Jewellery and Beadwork in Rwanda

Learn about the cultural significance of accessories in Rwandan culture.

Tiara (1)Original Source: Rwanda Cultural Heritage Academy

Throughout history, jewelry and beadwork have served a dual purpose: adorning the wearer and imbuing them with symbolic meaning. They could signify social status, participate in rituals, or even showcase wealth.

King RudahigwaOriginal Source: Rwanda Cultural Heritage Academy

Jewelry and Fashion

Woven into the fabric of Rwandan fashion, jewelry has long been a symbol of status, particularly for elite families. With King Rudahigwa's rise to power, its significance took on a new dimension. Though fashions have changed, jewelry's appeal ensures its beloved place.

Queen mother Kankazi by C.ZAGOURSKIOriginal Source: Rwanda Cultural Heritage Academy

Head ornaments

The royal headdress, a head piece covered in beads with a fringe falling around the face. It was worn by the King, or Queen mother during ceremonies, for example the enthronement of a new king.


The image shows Kankazi, the mother of King Mutara III Rudahigwa

RodOriginal Source: Rwanda Cultural Heritage Academy

Rods, Intambi

Once a symbol of high social rank among women and girls, Intambi - wooden rods embellished with tightly bound beads - were worn atop the temples, secured with raffia fibers. Today, these exquisite ornaments grace the heads of female dancers and add to the vibrancy of weddings.

Beaded tiara - Igikubwe by Peres blancsOriginal Source: Rwanda Cultural Heritage Academy

Maternity Tiara

The maternity tiara was worn by women after giving birth to their first children.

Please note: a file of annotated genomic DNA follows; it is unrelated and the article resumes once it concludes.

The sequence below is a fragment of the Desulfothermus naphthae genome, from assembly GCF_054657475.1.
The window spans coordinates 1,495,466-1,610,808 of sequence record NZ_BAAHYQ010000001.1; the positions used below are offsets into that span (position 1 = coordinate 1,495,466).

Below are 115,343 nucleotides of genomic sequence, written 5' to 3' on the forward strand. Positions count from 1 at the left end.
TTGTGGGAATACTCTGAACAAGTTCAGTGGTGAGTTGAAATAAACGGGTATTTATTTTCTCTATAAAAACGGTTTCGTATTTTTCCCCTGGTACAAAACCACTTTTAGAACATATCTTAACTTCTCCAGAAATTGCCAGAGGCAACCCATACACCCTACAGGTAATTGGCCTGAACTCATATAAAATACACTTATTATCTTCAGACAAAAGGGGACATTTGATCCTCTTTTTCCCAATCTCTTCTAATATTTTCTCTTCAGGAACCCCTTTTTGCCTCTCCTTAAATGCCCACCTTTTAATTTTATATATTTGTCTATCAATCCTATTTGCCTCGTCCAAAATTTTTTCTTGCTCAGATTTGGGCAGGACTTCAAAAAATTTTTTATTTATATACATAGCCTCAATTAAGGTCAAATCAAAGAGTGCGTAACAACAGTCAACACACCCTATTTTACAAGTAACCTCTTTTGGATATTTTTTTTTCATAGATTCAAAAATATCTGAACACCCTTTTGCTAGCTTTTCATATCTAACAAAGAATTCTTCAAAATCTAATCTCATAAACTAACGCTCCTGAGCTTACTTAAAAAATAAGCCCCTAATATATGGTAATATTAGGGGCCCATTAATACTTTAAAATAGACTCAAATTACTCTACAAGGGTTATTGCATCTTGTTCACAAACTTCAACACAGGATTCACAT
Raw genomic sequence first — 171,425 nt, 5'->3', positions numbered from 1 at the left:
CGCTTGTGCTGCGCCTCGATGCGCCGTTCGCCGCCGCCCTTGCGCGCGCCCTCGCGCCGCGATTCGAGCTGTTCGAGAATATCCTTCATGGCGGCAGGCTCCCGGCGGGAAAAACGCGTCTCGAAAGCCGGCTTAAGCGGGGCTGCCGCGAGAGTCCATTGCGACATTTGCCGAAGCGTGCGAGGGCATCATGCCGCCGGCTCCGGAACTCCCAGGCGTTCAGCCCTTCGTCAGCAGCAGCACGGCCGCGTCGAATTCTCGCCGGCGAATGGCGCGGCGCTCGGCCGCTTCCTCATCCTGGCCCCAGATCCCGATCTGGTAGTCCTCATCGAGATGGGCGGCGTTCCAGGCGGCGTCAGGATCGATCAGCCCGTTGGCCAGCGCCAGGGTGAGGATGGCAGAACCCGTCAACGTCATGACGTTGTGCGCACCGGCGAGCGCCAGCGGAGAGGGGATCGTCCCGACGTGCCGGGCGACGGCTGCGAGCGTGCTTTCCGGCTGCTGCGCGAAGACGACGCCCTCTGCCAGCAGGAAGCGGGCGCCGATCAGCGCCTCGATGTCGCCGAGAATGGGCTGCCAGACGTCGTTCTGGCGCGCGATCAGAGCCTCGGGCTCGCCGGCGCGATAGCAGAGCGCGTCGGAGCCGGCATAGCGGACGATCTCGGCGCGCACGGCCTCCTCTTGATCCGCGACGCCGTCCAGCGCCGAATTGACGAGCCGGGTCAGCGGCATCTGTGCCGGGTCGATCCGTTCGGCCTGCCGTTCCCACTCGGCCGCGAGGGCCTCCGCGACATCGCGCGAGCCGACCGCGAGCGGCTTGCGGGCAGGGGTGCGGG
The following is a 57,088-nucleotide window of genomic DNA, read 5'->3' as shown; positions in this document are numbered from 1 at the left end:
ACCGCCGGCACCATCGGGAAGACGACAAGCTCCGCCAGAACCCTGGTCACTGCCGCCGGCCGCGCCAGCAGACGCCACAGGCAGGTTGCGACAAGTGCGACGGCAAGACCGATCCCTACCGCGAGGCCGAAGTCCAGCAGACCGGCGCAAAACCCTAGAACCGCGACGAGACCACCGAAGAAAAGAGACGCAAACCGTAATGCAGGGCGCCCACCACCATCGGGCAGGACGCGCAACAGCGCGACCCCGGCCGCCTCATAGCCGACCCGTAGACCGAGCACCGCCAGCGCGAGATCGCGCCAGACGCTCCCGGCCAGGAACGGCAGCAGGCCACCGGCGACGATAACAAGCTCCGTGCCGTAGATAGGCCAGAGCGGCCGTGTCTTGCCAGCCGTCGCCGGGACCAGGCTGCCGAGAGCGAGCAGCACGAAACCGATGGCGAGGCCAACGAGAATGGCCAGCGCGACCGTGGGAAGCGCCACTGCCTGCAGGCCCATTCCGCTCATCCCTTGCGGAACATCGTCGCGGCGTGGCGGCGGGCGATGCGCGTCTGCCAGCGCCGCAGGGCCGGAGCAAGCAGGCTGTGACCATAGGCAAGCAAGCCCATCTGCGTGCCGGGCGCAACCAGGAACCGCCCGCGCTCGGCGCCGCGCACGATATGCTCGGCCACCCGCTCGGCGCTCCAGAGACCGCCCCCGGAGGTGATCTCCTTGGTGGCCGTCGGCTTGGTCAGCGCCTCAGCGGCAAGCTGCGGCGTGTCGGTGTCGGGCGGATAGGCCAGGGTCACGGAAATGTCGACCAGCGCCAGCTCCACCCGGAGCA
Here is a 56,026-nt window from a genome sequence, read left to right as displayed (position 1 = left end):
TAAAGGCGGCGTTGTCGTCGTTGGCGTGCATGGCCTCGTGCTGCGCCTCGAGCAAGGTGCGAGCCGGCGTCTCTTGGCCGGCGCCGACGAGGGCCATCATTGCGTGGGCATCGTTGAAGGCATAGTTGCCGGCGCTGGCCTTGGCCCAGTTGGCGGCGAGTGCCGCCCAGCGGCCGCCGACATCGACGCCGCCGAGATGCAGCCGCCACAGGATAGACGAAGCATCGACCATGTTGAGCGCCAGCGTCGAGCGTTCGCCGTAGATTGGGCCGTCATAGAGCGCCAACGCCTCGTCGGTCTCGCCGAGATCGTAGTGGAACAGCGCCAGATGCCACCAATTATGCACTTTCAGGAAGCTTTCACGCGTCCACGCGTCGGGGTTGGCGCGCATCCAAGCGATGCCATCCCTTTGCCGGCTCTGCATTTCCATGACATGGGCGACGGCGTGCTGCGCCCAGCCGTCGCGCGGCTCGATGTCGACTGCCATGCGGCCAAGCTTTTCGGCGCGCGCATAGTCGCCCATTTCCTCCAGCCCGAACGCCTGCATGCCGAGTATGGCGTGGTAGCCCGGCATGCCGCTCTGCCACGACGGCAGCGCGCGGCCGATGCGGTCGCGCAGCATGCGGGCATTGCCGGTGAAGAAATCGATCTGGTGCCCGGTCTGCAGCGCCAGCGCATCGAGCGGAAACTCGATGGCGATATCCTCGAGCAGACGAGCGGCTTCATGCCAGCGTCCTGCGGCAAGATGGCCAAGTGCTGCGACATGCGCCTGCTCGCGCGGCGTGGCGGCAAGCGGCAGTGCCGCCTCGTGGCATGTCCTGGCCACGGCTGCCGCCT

InkondoRwanda Cultural Heritage Academy

Children's necklace

Wooden rods suspended on a band of braided hide worn as a charm to encourage a child's growth.

Necklace (22), From the collection of: Rwanda Cultural Heritage Academy
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Necklace (1), Original Source: Rwanda Cultural Heritage Academy
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Left: Necklace Urunigi, worn mainly by women during ceremonies, Right: Necklace Umutambya: worn by women from wealthy families. This kind of jewelry is no longer common.

Bell - umudende by RUSANGIZA DamienOriginal Source: Rwanda Cultural Heritage Academy

Cylindrical bell

Forged in iron, these bells shielded warriors (7 enemies slain) & mothers (7 births) from the ominous power of the number seven. Their rhythmic clang declared their triumphs & adorned them with honor.

Bundle of leg braceletsOriginal Source: Rwanda Cultural Heritage Academy

Leg bracelets

A Rwandan symbol of wealth: The more "ubutega" leg bracelets a person wore, the greater their perceived riches.

Necklace (27)Original Source: Rwanda Cultural Heritage Academy

Jewelry in the 21st century

Jewelry Boom: Since the late 20th century, earrings blossomed on the scene, and diverse designs & materials from around the world found their way into Rwandan fashion.

Credits: Story

Content development: Yvette Tuyishime & Chantal Umuhoza 
Curatorial layout: Chantal Umuhoza
Photography: Cedric Ishimwe

References: Rwanda, a journey through the National Museum Collection. Celestin Kanimba Misago & Thierry Mesas
Rwanda, Its Cultural Heritage. Past and Present

Credits: All media
The story featured may in some cases have been created by an independent third party and may not always represent the views of the institutions, listed below, who have supplied the content.
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